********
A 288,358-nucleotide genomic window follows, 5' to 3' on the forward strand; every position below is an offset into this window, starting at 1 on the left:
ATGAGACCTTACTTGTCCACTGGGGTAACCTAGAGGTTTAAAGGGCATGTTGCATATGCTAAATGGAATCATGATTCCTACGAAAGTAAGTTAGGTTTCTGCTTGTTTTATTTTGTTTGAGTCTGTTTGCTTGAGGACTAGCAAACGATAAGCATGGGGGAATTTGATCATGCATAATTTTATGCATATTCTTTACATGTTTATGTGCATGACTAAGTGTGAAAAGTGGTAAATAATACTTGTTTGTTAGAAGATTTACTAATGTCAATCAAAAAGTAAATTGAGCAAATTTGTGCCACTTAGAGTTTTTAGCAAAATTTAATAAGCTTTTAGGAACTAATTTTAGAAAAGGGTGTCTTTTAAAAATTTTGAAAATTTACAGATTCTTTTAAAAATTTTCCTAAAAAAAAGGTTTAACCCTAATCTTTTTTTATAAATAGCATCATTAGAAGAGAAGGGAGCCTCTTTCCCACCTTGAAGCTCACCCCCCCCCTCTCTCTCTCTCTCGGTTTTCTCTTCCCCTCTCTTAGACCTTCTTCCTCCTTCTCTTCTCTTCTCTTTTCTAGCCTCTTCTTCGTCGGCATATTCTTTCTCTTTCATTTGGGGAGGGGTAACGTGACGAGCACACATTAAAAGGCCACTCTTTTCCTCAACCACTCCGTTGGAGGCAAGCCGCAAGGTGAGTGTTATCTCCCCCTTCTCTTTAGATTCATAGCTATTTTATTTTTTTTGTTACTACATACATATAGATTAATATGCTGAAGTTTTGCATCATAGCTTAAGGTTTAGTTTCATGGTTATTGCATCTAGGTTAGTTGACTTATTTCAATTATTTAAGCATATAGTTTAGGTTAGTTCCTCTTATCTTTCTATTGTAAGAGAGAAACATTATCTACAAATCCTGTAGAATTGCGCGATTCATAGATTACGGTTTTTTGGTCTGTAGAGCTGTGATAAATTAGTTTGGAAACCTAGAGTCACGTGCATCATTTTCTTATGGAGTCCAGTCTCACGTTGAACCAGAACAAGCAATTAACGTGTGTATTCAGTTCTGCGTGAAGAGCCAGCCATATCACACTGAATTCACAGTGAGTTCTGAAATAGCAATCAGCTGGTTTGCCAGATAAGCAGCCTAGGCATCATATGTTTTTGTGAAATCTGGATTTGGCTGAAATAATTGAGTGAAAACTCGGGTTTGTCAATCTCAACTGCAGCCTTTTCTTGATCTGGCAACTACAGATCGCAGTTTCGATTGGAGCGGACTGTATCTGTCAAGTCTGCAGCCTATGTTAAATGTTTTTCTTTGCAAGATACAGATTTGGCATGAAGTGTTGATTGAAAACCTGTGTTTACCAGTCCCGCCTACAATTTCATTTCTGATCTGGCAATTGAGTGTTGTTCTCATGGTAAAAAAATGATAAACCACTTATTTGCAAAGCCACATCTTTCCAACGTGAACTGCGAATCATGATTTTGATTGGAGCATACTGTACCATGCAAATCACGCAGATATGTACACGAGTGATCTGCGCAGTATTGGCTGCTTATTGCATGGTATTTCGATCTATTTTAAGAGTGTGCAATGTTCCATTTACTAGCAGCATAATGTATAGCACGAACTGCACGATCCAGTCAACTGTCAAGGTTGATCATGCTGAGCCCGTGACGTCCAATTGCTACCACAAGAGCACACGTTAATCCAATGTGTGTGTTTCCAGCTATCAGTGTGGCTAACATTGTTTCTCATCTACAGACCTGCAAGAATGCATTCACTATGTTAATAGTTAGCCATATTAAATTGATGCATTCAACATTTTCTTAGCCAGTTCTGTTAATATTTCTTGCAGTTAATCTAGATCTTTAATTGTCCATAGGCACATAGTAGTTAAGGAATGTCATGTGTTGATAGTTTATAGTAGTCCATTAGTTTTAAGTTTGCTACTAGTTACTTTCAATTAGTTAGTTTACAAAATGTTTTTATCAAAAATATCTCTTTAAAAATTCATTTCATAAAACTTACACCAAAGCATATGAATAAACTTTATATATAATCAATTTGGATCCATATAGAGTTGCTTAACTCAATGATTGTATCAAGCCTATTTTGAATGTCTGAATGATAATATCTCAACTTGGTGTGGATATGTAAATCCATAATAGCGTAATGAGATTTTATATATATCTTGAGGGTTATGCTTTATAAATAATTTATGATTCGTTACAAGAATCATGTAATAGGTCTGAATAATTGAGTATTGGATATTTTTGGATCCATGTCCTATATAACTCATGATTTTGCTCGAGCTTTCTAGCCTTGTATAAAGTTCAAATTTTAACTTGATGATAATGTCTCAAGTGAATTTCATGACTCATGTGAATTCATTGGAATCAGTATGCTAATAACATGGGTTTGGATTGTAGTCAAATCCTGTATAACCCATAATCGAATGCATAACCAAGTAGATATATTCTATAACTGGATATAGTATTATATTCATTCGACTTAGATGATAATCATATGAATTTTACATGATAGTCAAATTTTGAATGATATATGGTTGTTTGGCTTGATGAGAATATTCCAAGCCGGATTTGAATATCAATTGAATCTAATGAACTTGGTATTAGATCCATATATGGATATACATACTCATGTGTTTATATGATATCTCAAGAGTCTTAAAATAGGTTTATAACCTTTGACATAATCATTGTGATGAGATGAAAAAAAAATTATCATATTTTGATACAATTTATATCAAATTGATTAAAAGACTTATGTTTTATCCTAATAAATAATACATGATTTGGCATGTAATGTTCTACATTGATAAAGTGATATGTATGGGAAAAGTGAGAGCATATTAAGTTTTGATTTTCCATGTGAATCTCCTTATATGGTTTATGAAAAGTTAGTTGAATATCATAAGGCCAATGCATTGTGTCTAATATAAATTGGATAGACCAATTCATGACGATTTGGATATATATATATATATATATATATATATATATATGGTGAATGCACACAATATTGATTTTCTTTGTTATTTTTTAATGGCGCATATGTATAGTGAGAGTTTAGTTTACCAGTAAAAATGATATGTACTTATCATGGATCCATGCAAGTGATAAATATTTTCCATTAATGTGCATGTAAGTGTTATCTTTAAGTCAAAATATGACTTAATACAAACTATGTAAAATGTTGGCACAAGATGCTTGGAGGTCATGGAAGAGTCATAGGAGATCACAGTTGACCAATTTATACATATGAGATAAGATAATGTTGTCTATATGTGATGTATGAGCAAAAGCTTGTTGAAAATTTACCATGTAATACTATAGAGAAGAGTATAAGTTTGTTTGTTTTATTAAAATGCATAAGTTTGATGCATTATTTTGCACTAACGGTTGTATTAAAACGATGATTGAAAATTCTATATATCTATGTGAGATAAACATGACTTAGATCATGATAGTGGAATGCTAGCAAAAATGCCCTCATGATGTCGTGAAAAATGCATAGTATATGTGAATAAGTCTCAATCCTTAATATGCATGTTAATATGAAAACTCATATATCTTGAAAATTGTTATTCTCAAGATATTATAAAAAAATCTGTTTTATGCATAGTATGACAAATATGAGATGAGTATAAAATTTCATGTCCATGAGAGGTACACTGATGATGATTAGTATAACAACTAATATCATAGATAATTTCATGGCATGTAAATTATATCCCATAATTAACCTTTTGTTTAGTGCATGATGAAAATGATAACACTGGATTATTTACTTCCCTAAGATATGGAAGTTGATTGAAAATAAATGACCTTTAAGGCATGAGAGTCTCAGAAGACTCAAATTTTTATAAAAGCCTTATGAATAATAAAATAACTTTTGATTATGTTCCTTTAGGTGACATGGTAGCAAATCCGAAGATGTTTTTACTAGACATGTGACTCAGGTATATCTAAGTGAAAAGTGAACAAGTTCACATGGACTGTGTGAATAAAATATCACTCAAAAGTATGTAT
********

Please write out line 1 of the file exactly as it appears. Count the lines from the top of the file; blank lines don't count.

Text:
A 288,358-nucleotide genomic window follows, 5' to 3' on the forward strand; every position below is an offset into this window, starting at 1 on the left: